March 27, 2009

I'm a twentieth century man
but I dont wanna be here



Martin Ramirez, Man Riding Donkey, 1960-3


Hemingway Dines on Boiled Shrimp and Beer
-- by Campbell McGrath

I'm the original two-hearted brawler.
I gnaw the scrawny heads from prawns,
pummel those mute, translucent crustaceans,
wingless hummingbirds, salt-water spawned.
As the Catalonians do, I eat the eyes at once.
My brawny palms flatten their mainstays.
I pop the shells with my thumbs, then crunch.

Just watch me as I swagger and sprawl,
spice-mad and sated, then dabble in lager
before I go strolling for stronger waters
down to Sloppy Joe's. My stride as I stagger
shivers the islands, my fingers troll a thousand keys.
My appetite shakes the rock of the nation.
The force of my miction makes the mighty Gulf Stream.


For Spicer
-- by Chris Nealon

The light stinks today
at least for your
preferred forms of capture.
Someone
has done one
better than me, there is
a compelling yellow
Melville on the wall.
All around me I can hear
part call out to part
and part to whole, you are here
on earth to make me cry.
The light is beautiful.
When I am out of poetry
I am really out of it


Underground
-- by Seamus Heaney

There we were in the vaulted tunnel running,
You in your going-away coat speeding ahead
And me, me then like a fleet god gaining
Upon you before you turned to a reed

Or some new white flower japped with crimson
As the coat flapped wild and button after button
Sprang off and fell in a trail
Between the Underground and the Albert Hall.

Honeymooning, moonlighting, late for the Proms,
Our echoes die in that corridor and now
I come as Hansel came on the moonlit stones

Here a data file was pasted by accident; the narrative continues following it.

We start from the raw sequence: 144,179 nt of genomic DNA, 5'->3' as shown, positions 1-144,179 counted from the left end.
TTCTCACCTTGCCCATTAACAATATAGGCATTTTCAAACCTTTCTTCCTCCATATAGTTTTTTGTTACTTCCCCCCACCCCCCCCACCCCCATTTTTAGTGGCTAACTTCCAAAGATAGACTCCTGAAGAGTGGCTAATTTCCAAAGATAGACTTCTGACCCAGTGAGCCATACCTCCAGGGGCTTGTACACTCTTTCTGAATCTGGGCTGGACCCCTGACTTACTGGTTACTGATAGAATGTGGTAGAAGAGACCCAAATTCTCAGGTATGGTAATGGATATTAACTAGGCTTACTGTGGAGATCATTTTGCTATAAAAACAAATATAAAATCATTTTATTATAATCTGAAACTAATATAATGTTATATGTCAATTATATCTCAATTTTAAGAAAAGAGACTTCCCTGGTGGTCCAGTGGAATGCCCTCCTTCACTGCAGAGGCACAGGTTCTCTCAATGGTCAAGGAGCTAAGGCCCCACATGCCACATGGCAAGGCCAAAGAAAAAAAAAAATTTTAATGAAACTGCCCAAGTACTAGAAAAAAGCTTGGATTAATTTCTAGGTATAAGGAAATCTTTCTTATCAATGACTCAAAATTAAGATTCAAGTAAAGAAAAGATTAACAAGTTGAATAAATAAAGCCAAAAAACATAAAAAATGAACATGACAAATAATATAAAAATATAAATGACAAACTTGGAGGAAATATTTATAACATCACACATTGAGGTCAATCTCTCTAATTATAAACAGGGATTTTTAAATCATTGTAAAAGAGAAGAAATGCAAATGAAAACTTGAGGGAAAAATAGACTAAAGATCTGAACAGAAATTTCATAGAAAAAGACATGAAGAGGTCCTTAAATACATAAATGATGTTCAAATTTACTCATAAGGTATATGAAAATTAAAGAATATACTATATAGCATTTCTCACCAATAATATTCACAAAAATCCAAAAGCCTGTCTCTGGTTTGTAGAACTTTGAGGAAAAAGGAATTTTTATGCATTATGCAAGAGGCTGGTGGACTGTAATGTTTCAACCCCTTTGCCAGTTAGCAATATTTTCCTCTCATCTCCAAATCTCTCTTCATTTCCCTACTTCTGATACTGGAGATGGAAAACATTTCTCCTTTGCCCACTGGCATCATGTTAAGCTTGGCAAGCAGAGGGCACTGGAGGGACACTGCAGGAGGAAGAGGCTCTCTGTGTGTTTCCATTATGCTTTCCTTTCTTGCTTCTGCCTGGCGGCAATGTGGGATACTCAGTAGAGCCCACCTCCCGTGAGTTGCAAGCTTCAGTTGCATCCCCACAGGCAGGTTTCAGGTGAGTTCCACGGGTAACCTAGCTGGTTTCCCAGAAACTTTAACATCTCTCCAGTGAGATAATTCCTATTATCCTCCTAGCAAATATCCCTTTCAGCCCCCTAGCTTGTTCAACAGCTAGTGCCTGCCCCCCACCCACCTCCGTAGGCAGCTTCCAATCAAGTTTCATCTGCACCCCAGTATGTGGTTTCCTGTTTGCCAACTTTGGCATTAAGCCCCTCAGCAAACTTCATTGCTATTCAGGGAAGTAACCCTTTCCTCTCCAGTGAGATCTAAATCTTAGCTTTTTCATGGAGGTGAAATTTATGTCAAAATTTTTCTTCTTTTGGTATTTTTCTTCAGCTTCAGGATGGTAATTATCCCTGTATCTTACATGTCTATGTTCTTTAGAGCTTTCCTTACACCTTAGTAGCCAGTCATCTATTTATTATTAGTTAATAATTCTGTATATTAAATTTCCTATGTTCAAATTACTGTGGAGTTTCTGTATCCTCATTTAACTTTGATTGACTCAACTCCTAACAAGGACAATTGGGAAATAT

Retracing the path back, lifting the buttons

To end up in a draughty lamplit station
After the trains have gone, the wet track
Bared and tensed as I am, all attention
For your step following and damned if I look back.



The Freaks at Spurgin Road Field
-- by Richard Hugo

The dim boy claps because the others clap.
The polite word, handicapped, is muttered in the stands.
Isn’t it wrong, the way the mind moves back.

One whole day I sit, contrite, dirt, L.A.
Union Station, ’46, sweating through last night.
The dim boy claps because the others clap.

Score, 5 to 3. Pitcher fading badly in the heat.
Isn’t it wrong to be or not be spastic?
Isn’t it wrong, the way the mind moves back.

I’m laughing at a neighbor girl beaten to scream
by a savage father and I’m ashamed to look.
The dim boy claps because the others clap.

The score is always close, the rally always short.
I’ve left more wreckage than a quake.
Isn’t it wrong, the way the mind moves back.

The afflicted never cheer in unison.
Isn’t it wrong, the way the mind moves back
to stammering pastures where the picnic should have worked.
The dim boy claps because the others clap.

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